Music by Maggie Nicols and Sid Thomas

 

‘…all too easily’ wrote Albert Seay ‘the music resulting from uncontrolled improvisation might have sensual beauty of sound but be completely lacking in all that would delight the mind.’

I respectfully argue it should be possible to have it both ways.

A couple of years ago Maggie and I recorded Vivid black and Nomad in Ben Thomas’s home studio and the idea of a whole album began to take shape. Finally Maggie found two days in May 2019 to visit me in Kent, where we recorded the remaining tracks. The result is What are we?, named for Maggie’s remark after we’d captured a passage of free improvisation, for which she is, of course, renowned. Here are some comments on the songs. There’s a track list and a page of lyrics  here

What are we, (continued) and (concluded) represent three different moods. I’m not a natural free improviser, but through my friendship with Maggie, I’m slowly learning to overcome my inhibitions. This has certainly benefitted my intrinsically buttoned-up approach to music (and life, for that matter).

Vivid black is Maggie’s celebration of darkness. This is mirrored in the later track, You, darkness, a setting of Rilke’s beautiful poem. Here’s a video of Vivid black:

Together with Pete Stacey, Maggie and I have occasionally performed as the trio Ouroboros. We once played a kind of ‘pass the parcel’ game where we each in turn suggested a chord and finally took the sequence of  changes away and composed three melodies based on these harmonies. Maggie’s effort was a setting of Ouroboros, lines by the prophetic satirist George Wither (1588-1667). Ouroboros, the alchemical symbol of the serpent that consumes its own tail, is Pete Stacey’s description of my fondness for writing songs that endlessly loop back to the beginning instead of ending with a final cadence.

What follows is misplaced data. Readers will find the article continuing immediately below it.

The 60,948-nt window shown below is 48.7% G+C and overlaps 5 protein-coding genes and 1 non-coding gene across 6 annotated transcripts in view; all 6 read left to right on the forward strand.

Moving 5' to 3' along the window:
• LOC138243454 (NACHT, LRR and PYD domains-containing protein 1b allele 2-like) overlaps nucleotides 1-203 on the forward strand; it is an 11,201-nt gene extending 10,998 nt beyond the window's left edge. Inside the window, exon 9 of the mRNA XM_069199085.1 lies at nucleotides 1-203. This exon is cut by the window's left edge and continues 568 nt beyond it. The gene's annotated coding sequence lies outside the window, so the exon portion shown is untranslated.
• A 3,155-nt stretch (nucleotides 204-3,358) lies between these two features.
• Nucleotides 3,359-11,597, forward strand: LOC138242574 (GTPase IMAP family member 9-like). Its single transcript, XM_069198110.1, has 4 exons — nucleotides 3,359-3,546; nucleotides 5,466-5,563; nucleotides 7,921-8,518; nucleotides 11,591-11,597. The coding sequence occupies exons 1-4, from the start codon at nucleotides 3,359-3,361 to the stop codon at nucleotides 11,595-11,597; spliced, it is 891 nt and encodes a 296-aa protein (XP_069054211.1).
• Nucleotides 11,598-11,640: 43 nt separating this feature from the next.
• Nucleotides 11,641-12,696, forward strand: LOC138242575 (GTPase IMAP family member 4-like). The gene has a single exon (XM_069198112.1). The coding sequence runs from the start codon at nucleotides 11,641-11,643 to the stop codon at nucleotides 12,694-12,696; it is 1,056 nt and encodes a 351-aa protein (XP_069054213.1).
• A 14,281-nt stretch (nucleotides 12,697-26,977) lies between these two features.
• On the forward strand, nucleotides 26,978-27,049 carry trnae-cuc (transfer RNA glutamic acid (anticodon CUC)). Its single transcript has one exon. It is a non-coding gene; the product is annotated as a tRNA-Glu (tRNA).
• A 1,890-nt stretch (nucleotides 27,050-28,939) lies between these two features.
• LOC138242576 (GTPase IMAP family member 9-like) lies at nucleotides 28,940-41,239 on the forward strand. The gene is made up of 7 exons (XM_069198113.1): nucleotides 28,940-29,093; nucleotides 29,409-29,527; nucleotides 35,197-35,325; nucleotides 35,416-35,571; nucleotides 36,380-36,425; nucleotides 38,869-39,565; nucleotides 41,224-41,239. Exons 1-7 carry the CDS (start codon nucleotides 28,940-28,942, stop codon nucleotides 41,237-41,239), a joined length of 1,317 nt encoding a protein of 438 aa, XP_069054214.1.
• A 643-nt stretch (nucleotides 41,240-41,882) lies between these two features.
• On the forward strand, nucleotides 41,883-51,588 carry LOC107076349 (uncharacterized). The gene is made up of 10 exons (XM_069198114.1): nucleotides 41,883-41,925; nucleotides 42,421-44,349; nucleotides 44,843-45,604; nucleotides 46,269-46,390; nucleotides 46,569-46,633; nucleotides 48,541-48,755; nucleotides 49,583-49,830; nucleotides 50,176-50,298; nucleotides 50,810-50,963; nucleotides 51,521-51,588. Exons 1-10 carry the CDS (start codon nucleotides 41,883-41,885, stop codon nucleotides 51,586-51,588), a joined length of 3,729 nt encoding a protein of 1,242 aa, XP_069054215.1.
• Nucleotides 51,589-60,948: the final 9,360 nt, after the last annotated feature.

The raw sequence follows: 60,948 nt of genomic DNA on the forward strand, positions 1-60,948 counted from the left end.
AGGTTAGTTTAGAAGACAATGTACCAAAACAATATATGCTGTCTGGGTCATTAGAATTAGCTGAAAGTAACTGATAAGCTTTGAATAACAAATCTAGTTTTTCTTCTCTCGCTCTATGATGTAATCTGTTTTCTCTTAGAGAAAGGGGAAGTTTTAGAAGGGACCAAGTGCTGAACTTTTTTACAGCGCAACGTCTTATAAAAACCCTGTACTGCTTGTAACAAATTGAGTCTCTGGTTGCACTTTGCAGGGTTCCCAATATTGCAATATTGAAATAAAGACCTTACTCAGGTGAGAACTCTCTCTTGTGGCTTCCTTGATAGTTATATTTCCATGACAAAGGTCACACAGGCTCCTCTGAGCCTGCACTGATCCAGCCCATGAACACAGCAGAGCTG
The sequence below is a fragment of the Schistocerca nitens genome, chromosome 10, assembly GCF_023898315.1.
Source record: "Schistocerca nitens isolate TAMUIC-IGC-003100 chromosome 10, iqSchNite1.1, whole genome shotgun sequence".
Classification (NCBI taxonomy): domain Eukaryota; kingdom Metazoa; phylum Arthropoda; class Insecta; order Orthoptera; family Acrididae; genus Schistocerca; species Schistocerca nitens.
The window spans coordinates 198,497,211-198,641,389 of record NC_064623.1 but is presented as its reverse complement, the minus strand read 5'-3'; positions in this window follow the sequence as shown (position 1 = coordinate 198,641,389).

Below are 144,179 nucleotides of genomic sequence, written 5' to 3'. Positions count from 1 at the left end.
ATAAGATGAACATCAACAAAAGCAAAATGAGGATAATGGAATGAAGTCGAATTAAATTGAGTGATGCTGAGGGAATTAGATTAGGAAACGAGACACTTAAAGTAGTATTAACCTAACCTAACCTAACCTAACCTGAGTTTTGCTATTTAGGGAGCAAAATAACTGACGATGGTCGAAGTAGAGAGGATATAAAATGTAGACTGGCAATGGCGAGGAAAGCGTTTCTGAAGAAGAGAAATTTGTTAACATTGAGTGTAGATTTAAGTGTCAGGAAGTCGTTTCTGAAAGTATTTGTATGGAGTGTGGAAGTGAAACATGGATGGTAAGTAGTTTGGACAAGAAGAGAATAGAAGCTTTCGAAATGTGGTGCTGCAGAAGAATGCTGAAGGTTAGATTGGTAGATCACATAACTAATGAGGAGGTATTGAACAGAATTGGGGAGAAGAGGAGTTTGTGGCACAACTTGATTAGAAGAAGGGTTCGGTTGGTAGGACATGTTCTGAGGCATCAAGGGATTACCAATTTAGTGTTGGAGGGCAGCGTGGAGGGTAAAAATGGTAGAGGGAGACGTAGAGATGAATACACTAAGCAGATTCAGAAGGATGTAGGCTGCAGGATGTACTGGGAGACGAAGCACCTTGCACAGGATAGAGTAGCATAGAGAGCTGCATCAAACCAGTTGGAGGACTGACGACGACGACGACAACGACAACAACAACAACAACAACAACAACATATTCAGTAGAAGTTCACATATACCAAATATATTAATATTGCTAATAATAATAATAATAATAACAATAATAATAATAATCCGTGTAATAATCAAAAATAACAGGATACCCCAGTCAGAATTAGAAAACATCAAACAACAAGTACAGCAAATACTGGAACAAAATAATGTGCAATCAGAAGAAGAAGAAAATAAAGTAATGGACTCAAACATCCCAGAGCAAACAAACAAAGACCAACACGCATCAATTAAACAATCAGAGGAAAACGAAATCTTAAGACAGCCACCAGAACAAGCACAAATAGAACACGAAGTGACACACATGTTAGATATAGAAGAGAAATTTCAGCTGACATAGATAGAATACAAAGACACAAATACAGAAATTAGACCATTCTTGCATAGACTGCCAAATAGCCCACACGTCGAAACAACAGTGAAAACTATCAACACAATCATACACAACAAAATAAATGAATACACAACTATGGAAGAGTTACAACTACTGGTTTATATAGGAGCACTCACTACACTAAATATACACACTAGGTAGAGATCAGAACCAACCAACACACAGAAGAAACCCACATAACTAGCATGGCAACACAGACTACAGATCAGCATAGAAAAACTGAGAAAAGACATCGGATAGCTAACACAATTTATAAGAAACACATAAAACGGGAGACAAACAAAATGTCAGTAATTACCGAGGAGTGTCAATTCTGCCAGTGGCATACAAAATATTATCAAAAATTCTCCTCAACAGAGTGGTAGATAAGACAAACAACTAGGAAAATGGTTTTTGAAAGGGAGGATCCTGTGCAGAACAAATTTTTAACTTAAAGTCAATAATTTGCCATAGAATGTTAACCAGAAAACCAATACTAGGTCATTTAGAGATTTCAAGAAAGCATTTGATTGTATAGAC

Been here before is concerned with epiphanies, those moments of mysterious resonance that come upon us for no particular reason. I’ve arranged it as a mash-up with an old tune of mine from the nineties, Larry, you’re unbelievable.

Maggie’s Fierce and tender is the nearest we come to a blues, musically and lyrically.

Pale creatures is a song I wrote many years ago to reflect the subject of my scientific research, which concerned studies of ageing and lifespan. I’ve used the notation and lyrics as a chapter introduction in my 2016 book Senescence.

Finally, there’s The Honest Miller. This, too, arose from the subject of a couple of books that I wrote, in which I’ve given accounts of human history from the perspective of food and agriculture. Just about all the performances I’ve been involved in throughout my musical life have been essentially chamber music in scope. Here I decided to go for something symphonic in scale. I’m not sure whether it’s a success, but it certainly makes a grand noise and goes on for ages.


For more music by Maggie and Sid, see Sid’s YouTube Channel. Here’s a sample.